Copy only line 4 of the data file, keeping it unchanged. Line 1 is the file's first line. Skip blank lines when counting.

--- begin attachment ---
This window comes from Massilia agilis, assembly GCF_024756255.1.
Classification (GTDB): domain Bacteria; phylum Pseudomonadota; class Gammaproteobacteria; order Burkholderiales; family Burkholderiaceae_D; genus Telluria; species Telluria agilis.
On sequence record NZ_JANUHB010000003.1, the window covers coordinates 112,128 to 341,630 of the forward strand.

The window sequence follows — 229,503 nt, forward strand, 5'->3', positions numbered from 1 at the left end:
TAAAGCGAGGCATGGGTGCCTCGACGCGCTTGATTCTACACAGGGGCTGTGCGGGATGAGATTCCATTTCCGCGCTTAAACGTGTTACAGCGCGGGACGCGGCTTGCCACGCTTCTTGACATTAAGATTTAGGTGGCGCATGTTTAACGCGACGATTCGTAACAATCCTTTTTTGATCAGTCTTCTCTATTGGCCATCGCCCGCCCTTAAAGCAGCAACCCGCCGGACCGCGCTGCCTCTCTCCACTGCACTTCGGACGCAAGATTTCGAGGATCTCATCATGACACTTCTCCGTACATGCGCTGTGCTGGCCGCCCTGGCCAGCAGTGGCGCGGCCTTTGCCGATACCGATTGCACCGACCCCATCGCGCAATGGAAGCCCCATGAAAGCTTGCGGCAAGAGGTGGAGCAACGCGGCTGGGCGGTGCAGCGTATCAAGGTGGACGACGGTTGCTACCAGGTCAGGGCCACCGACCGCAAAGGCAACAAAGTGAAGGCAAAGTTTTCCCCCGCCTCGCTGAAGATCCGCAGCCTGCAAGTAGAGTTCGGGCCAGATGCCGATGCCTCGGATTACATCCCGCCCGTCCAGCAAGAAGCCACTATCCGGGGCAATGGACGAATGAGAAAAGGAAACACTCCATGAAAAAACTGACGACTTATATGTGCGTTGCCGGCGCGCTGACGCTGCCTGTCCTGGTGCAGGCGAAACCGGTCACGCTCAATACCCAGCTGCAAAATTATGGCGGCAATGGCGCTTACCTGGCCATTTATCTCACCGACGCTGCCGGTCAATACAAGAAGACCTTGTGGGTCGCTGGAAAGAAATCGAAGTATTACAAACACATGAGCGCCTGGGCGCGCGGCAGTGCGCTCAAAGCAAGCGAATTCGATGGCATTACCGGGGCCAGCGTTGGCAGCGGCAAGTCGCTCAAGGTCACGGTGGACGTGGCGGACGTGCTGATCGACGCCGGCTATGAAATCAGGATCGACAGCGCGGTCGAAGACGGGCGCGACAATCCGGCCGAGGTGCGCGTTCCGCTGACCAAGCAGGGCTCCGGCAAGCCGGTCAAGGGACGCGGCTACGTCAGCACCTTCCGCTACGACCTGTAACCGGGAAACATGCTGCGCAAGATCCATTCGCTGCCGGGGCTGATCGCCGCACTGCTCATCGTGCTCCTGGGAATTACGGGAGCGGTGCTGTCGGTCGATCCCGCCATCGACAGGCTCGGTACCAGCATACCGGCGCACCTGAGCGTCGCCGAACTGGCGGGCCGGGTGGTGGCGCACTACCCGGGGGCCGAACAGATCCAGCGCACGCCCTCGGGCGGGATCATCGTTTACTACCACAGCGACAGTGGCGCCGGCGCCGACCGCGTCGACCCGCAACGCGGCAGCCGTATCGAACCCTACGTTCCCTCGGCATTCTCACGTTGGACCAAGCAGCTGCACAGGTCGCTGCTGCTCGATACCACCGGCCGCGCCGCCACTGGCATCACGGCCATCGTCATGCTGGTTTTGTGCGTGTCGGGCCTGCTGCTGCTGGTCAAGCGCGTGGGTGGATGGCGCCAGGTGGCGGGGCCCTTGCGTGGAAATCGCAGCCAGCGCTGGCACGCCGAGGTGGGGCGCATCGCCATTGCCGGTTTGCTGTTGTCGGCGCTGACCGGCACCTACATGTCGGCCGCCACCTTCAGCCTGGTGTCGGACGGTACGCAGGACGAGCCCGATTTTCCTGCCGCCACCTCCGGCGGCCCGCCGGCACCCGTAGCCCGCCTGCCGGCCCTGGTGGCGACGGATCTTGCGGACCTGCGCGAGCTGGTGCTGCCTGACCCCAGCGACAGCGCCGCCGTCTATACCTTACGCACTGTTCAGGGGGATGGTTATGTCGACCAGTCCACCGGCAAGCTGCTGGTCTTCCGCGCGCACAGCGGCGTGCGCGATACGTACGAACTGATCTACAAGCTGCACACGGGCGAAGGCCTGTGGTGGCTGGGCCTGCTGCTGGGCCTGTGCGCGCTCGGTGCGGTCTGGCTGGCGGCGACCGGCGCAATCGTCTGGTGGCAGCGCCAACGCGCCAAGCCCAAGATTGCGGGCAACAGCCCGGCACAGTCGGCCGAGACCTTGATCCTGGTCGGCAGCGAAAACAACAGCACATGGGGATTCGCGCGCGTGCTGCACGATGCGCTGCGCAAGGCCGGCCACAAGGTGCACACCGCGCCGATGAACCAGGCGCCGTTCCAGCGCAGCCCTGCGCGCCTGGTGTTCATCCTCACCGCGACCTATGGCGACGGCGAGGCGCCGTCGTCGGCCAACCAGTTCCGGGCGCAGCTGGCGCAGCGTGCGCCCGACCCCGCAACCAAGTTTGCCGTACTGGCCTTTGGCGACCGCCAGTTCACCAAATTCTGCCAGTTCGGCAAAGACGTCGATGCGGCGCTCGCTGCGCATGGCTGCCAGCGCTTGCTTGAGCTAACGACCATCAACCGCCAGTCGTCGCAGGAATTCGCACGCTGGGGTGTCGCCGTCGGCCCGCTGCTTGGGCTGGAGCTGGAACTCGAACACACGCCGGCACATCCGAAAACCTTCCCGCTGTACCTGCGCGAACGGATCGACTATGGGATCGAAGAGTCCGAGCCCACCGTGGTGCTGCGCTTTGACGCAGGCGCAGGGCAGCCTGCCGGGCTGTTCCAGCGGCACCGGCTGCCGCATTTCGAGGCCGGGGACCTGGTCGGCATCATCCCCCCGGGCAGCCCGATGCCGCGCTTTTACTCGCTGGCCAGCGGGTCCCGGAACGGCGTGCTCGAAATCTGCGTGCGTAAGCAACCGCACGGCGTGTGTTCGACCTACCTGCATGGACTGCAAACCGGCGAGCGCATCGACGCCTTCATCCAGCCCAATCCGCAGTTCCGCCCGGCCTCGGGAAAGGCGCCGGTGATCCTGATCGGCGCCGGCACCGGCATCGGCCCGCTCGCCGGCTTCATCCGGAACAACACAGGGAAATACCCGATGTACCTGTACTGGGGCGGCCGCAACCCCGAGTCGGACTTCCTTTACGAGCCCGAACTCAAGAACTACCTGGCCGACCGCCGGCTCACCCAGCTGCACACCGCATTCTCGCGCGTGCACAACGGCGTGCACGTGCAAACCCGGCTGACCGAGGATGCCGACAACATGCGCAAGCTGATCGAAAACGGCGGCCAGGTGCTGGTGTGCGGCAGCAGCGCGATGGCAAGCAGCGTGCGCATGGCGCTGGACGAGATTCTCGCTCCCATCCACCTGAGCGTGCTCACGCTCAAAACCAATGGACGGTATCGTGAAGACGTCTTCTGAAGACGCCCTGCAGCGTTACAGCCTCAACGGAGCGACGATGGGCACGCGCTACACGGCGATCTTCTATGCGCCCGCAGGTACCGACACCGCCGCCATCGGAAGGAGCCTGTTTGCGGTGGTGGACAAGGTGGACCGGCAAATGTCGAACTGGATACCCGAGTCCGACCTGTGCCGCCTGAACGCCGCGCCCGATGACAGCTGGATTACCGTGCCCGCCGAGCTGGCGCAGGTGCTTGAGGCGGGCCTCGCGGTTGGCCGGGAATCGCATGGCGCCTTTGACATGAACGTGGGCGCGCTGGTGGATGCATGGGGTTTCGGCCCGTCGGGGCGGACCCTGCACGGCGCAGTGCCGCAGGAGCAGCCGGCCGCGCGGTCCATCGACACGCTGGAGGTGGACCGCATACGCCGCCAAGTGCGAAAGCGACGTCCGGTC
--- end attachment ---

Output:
The window sequence follows — 229,503 nt, forward strand, 5'->3', positions numbered from 1 at the left end: